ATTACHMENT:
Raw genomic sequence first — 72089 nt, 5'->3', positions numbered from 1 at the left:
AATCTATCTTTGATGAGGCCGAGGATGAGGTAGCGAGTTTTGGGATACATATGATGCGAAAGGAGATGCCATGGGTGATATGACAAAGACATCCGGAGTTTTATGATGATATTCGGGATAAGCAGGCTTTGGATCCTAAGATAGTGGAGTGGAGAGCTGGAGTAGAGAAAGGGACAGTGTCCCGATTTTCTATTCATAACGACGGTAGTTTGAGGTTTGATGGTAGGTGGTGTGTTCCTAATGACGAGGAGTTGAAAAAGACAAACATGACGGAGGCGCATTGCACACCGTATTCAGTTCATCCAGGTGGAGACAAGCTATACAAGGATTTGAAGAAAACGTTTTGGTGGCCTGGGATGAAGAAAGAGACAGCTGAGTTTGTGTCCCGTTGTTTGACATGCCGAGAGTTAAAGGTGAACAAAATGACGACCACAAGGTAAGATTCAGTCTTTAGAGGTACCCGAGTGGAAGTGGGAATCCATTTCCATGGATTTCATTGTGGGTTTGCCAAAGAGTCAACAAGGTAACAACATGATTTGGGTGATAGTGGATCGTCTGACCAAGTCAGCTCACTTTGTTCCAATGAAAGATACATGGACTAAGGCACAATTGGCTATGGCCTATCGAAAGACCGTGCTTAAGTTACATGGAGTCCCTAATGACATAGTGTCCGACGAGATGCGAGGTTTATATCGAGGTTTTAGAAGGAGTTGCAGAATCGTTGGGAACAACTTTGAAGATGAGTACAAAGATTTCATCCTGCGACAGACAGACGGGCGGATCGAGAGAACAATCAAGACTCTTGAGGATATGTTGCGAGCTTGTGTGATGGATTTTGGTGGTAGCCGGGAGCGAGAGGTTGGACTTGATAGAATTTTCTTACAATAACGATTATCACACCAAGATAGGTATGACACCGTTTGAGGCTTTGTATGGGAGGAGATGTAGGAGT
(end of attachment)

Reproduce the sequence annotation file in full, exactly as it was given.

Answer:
Raw genomic sequence first — 72089 nt, 5'->3', positions numbered from 1 at the left:
AATCTATCTTTGATGAGGCCGAGGATGAGGTAGCGAGTTTTGGGATACATATGATGCGAAAGGAGATGCCATGGGTGATATGACAAAGACATCCGGAGTTTTATGATGATATTCGGGATAAGCAGGCTTTGGATCCTAAGATAGTGGAGTGGAGAGCTGGAGTAGAGAAAGGGACAGTGTCCCGATTTTCTATTCATAACGACGGTAGTTTGAGGTTTGATGGTAGGTGGTGTGTTCCTAATGACGAGGAGTTGAAAAAGACAAACATGACGGAGGCGCATTGCACACCGTATTCAGTTCATCCAGGTGGAGACAAGCTATACAAGGATTTGAAGAAAACGTTTTGGTGGCCTGGGATGAAGAAAGAGACAGCTGAGTTTGTGTCCCGTTGTTTGACATGCCGAGAGTTAAAGGTGAACAAAATGACGACCACAAGGTAAGATTCAGTCTTTAGAGGTACCCGAGTGGAAGTGGGAATCCATTTCCATGGATTTCATTGTGGGTTTGCCAAAGAGTCAACAAGGTAACAACATGATTTGGGTGATAGTGGATCGTCTGACCAAGTCAGCTCACTTTGTTCCAATGAAAGATACATGGACTAAGGCACAATTGGCTATGGCCTATCGAAAGACCGTGCTTAAGTTACATGGAGTCCCTAATGACATAGTGTCCGACGAGATGCGAGGTTTATATCGAGGTTTTAGAAGGAGTTGCAGAATCGTTGGGAACAACTTTGAAGATGAGTACAAAGATTTCATCCTGCGACAGACAGACGGGCGGATCGAGAGAACAATCAAGACTCTTGAGGATATGTTGCGAGCTTGTGTGATGGATTTTGGTGGTAGCCGGGAGCGAGAGGTTGGACTTGATAGAATTTTCTTACAATAACGATTATCACACCAAGATAGGTATGACACCGTTTGAGGCTTTGTATGGGAGGAGATGTAGGAGT